• All Erlang libraries are available for use out of the box.
  • The language works in all contexts where Ruby on Rails and equivalent solutions would work, and it’s better at some things (e.g. scalability).
  • Elixir offers great concurrency, which is one of its main advantages.
  • The language is highly fault-tolerant, which allows particular services within an app to be restarted with a known working state should a bug occur. This means that an entire app won’t just stop working suddenly, giving developers time to identify and fix the issue.

Cons:

  • There aren’t too many Elixir devs out there, so building a team can be tricky.
  • Fewer specialized libraries usable for Elixir are available, compared to other languages, because of how young Elixir is. These libraries simply haven’t been created yet.

Elixir’s main competitors

Whether or not a language can be seen as competing with Elixir depends on what project it might be used for. Still, there are a few languages often chosen for projects for which Elixir would also be a great solution.

Ruby
Ruby is actually the better option when you have less experienced developers on your team. And we don’t mean bad devs, just ones with a lot of potential and talent that want to learn and grow quickly - and learn along the way as they work. Because of the number of resources for Ruby, the language offers a fantastic learning environment, while also helping the team by speeding up work and making it easier (through many ready to use, existing solutions and libraries). Elixir can also use all Erlang libraries out of the box, but Ruby’s trove of resources is larger.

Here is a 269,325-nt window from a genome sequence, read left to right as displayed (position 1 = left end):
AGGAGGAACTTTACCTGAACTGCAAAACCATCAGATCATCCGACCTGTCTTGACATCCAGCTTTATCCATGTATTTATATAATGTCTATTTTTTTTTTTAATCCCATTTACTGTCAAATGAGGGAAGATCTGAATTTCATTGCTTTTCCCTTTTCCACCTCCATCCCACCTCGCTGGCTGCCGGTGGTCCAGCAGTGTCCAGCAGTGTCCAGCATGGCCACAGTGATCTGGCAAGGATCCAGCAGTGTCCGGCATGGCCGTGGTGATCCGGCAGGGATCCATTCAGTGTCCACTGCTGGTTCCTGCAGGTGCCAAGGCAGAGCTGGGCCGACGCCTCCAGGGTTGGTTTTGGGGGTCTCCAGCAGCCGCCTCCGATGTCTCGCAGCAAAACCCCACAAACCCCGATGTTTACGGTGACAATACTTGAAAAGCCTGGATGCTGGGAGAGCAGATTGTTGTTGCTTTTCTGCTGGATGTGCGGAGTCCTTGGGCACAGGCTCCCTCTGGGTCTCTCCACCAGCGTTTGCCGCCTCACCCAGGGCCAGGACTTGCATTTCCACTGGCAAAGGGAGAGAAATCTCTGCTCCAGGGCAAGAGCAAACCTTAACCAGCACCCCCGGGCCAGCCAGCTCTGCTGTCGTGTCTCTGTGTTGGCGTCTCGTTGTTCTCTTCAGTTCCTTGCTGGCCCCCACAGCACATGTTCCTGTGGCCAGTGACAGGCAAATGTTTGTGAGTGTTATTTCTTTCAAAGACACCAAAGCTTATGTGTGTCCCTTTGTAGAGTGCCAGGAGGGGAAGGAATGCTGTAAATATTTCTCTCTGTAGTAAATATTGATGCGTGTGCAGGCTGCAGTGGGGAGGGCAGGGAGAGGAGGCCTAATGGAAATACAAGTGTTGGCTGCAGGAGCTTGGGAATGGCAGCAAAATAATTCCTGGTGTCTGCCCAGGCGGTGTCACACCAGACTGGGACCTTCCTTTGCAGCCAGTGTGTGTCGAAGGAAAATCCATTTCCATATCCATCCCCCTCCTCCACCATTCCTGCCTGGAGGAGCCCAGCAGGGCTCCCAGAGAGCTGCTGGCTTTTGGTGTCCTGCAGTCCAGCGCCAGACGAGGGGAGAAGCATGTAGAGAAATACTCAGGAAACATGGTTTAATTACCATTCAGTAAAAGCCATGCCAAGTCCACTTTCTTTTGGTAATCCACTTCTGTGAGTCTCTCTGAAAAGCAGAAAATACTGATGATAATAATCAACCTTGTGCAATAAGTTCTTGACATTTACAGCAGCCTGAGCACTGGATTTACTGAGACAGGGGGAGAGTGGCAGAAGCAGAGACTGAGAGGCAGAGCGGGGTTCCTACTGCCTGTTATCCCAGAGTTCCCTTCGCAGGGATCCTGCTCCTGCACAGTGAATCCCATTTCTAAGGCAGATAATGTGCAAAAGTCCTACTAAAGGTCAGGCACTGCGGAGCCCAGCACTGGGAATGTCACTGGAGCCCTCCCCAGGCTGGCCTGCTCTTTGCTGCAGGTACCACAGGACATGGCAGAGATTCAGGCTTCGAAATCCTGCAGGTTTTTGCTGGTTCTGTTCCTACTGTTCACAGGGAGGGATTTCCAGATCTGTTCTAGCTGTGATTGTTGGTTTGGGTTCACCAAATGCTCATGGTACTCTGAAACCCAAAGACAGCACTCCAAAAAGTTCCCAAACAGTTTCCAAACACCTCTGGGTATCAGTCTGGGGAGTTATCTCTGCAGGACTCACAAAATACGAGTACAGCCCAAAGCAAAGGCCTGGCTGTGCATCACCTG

When timing is critical and building an app quickly is the top priority, Ruby and Rails are definitely better for a less experienced team. Elixir and Phoenix are fast to use, too - in the hands of experts who know how to use their advantages. Thanks to Elixir’s fault tolerance, a development team can focus on building an amazing app quickly, knowing that the threat of a system wide outage is minimal. Errors won’t affect the application as a whole, just its isolated parts - which can be repaired without influencing the app’s uptime.

Go
This language is better for number-crunching apps that do a lot of CPU-heavy calculations like sound or image manipulation, for example. Go excels where performance is the top priority, and is CPU bound.

Elixir and Erlang, on the other hand, are more comparable to a whole operating system in which many apps are ran concurrently, which also improves performance, but in a completely different way. To help you visualize the difference: Go would be the tool to speed up those highly specialized small applications running in the Elixir/Erlang environment.

Conclusions

Elixir offers many benefits to those who decide to use it. It takes the best from Erlang and helps development teams introduce high concurrency and scalability to their projects. It has a lot of built-in tools that allow for fast development in the hands of an expert. Overall, Elixir is a great tool, but like all tools, it won’t help you accomplish much without the right people wielding it.

Not sure whether Elixir is the best language for your project? iRonin’s experts have been developing commercial projects for about a decade. Our experience allows us to help clients make the best choices for their business needs.